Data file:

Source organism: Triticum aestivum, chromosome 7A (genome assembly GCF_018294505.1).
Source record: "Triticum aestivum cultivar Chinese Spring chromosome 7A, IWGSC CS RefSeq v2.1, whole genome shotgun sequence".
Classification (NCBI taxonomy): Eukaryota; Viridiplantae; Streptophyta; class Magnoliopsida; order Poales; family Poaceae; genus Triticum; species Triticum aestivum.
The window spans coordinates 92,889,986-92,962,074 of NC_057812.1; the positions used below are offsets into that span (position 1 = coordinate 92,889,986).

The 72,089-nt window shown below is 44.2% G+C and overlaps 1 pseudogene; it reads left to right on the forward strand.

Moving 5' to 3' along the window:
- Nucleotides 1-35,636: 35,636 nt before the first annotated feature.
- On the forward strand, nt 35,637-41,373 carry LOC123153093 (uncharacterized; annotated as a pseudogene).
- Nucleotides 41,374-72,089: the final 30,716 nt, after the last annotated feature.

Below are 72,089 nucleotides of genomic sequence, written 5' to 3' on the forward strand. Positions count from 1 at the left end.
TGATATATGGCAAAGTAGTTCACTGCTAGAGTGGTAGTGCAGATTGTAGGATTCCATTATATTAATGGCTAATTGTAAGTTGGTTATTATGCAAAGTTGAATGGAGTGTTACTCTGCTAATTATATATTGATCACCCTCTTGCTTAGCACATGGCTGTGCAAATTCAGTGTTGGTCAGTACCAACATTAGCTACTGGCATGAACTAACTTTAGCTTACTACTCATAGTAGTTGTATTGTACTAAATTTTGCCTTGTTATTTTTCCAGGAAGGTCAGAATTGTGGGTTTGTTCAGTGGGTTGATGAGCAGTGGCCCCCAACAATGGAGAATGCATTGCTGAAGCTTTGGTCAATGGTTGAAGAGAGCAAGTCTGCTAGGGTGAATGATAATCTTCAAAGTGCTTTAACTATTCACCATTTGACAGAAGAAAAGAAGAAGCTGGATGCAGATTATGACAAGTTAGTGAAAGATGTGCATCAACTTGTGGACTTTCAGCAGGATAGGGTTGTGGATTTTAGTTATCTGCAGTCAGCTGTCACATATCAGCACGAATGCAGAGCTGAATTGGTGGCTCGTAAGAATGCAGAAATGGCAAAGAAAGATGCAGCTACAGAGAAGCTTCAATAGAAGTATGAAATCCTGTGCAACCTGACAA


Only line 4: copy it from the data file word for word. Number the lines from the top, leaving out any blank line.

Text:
The window spans coordinates 92,889,986-92,962,074 of NC_057812.1; the positions used below are offsets into that span (position 1 = coordinate 92,889,986).